Oral supplementation with calcium-D-glucarate has been shown to inhibit β-glucuronidase activity and to support glucuronidation, resulting in increased estrogens metabolism and toxin elimination from the body.[20]  Calcium D-glucarate, by itself or in combination with other health-promoting substances, is an effective way to promote estrogens metabolism and excretion.

Another interesting way to promote gut health is by incorporating the chewable prebiotic fiber xylo-oligosaccharide (XOS). All other prebiotics such as fructooligosaccharides (FOS) and galactoarabinan promote the growth of all bacteria in the gut -good and bad – but XOS selectively promotes the growth of beneficial Bifidobacterium strains.

 

Conclusion

New understandings emerging from the studies of the microbiome, and more specifically of the estrobolome, might provide a better understanding of the important link between gut health and hormonal balance. Improving our gut health may help modulate our lifetime burden of estrogens and xenoestrogens exposure and reduce our risk for certain diseases, including breast cancer. Adopting certain simple dietary changes like reducing our saturated fats intake and increasing our fiber intake combined with targeted nutritional supplements such as probiotics and calcium-D-glucarate can beneficially influence estrogens and protect our breast health.

 

References

[1] Estrogens, breast cancer, and intestinal flora. Gorbach SL. Rev Infect Dis. 1984 Mar-Apr;6 Suppl 1:S85-90. Review. PMID: 6326245

[2] Fucic A, Gamulin M, Ferencic Z, et al. Environmental exposure to xenoestrogens and oestrogen related cancers: reproductive system, breast, lung, kidney, pancreas, and brain. Environmental Health. 2012;11(Suppl 1):S8. doi:10.1186/1476-069X-11-S1-S8.

[3] Murray RK, Granner DK, Mayes PA, et al.

Harper’s Biochemistry. 24th ed. Stamford (CT): Appleton & Lange; 1996.

[4] Obi N, Vrieling A, Heinz J, Chang-Claude J. Estrogen metabolite ratio: Is the 2-hydroxyestrone to 16α-hydroxyestrone ratio predictive for breast cancer? International Journal of Women’s Health. 2011;3:37-51. doi:10.2147/IJWH.S7595. https://www.ncbi.nlm.nih.gov/pmc/articles/PMC3039007/

[5] Lukaczer D. Estrogen’s two-way street. Nutrition Sci News. November 2001 http://www.chiro.org/nutrition/FULL/Estrogens_Two-Way_Street.shtml visited on August 8th, 2013

[6] Fujisawa T, Mori M. Influence of bile salts on β-glucuronidase activity of intestinal bacteria. Lett Appl Microbiol 1996;22(4):271-74

[7] Jeffery E. Detoxification Basics in 13th International Symposium of The Institute for Functional Medicine. IFM 2006

[8] Severini G, Diana L, Di Giovannandrea R, et al. A study of serum glycosidases in cancer. J Cancer Res Clin Oncol 1995;121(1):61-63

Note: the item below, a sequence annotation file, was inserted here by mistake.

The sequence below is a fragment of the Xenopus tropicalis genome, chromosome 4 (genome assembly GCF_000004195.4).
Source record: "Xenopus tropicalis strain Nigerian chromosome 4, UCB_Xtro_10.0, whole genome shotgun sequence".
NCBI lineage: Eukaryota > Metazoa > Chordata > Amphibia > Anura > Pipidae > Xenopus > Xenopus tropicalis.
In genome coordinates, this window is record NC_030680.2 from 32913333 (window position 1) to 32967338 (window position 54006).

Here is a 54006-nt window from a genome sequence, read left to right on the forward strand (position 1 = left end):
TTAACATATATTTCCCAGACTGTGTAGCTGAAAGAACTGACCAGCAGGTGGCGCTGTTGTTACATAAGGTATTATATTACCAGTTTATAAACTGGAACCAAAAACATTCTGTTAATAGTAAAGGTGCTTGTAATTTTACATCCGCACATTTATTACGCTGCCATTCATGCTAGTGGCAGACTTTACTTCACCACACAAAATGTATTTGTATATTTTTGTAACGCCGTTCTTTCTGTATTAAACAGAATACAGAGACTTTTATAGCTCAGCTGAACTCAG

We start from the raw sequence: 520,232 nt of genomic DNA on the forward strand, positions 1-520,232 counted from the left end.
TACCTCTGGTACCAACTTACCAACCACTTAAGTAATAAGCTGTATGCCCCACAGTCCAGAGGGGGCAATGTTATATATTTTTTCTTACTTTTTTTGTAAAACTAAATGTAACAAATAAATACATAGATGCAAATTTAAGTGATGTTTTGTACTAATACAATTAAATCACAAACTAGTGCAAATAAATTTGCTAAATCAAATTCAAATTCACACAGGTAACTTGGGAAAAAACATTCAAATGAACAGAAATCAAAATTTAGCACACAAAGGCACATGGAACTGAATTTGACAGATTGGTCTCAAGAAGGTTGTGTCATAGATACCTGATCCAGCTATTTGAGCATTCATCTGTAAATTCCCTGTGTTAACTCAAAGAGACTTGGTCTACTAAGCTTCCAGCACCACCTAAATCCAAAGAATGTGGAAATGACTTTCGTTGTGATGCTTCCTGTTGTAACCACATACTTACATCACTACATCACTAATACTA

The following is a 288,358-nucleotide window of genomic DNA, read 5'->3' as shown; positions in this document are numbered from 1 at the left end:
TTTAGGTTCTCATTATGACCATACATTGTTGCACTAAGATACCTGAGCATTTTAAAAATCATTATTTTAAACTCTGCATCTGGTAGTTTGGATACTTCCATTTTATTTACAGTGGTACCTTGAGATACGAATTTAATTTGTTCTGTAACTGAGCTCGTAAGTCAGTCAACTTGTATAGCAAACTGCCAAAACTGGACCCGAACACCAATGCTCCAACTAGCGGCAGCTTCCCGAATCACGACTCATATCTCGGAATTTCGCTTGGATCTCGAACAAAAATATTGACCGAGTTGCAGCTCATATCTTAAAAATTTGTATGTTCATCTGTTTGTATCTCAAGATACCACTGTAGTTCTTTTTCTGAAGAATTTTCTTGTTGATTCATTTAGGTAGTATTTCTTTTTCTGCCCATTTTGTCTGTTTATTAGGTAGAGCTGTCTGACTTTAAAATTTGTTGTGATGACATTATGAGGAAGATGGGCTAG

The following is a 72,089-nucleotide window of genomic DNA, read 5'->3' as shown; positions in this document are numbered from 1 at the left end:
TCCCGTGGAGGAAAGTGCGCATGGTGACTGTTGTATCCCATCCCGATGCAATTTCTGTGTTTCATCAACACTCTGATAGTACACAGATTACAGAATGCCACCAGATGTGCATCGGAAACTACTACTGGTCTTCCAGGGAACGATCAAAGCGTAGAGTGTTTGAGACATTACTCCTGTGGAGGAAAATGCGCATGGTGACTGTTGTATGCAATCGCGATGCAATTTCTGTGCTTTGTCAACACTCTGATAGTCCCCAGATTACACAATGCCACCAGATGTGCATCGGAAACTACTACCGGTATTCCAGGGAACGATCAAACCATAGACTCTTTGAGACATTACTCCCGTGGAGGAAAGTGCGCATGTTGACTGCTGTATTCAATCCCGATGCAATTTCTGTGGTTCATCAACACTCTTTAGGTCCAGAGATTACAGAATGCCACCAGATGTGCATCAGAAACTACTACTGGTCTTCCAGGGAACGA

[9] Plottel CS, Blaser MJ. Microbiome and Malignancy. Cell host & microbe. 2011;10(4):324-335. doi:10.1016/j.chom.2011.10.003. https://www.ncbi.nlm.nih.gov/pmc/articles/PMC3264051/

[10] The Intestinal Microbiome and Estrogen Receptor-Positive Female Breast Cancer. Kwa M, Plottel CS, Blaser MJ, Adams S. J Natl Cancer Inst. 2016 Apr 22;108(8). doi: 10.1093/jnci/djw029. Print 2016 Aug. Review. PMID: 27107051 https://www.ncbi.nlm.nih.gov/pubmed/27107051?report=docsum

[11] The Intestinal Microbiome and Estrogen Receptor-Positive Female Breast Cancer. Kwa M, Plottel CS, Blaser MJ, Adams S. J Natl Cancer Inst. 2016 Apr 22;108(8). doi: 10.1093/jnci/djw029. Print 2016 Aug. Review. PMID: 27107051 https://www.ncbi.nlm.nih.gov/pubmed/27107051?report=docsum

[12] Forum on Microbial Health; Board on Global Health; Institute of Medicine. Washington (DC): National Academies Press (US); 2014 Feb 18. https://www.ncbi.nlm.nih.gov/books/NBK189987/

[13] Forum on Microbial Health; Board on Global Health; Institute of Medicine. Washington (DC): National Academies Press (US); 2014 Feb 18. https://www.ncbi.nlm.nih.gov/books/NBK189987/

[14] Plottel CS, Blaser MJ. Microbiome and Malignancy. Cell host & microbe. 2011;10(4):324-335. doi:10.1016/j.chom.2011.10.003. https://www.ncbi.nlm.nih.gov/pmc/articles/PMC3264051/

[15] Plottel CS, Blaser MJ. Microbiome and Malignancy. Cell host & microbe. 2011;10(4):324-335. doi:10.1016/j.chom.2011.10.003. https://www.ncbi.nlm.nih.gov/pmc/articles/PMC3264051/

[16] Plottel CS, Blaser MJ. Microbiome and Malignancy. Cell host & microbe. 2011;10(4):324-335. doi:10.1016/j.chom.2011.10.003. https://www.ncbi.nlm.nih.gov/pmc/articles/PMC3264051/

[17] Hambly RJ, Rumney CJ, Fletcher JM, et al. Effects of high- and low-risk diets on gut microflora-associated biomarkers of colon cancer in human flora-associated rats. Nutr Cancer 1997;27(3):250-53

[18] Patel S, Hawkley LC, Cacioppo JT, Masi CM. Dietary fiber and serum 16a-hydroxyestrone, an estrogen metabolite associated with lower systolic blood pressure.Nutrition. 2011 Jul–Aug;27(7–8):778–781

[19] Haggans CJ, Travelli EJ, Thomas W, et al. The effect of flaxseed and wheat bran consumption on urinary estrogen metabolites in premenopausal women. Cancer Epidemiol Biomarkers Prev 2000;9:719-725.

[20] Minton JP, Walaszek Z, Schooley W, et al. b-Glucuronidase levels in patients with fibrocystic breast disease. Breast Cancer Res Treat 1986;8:217-22.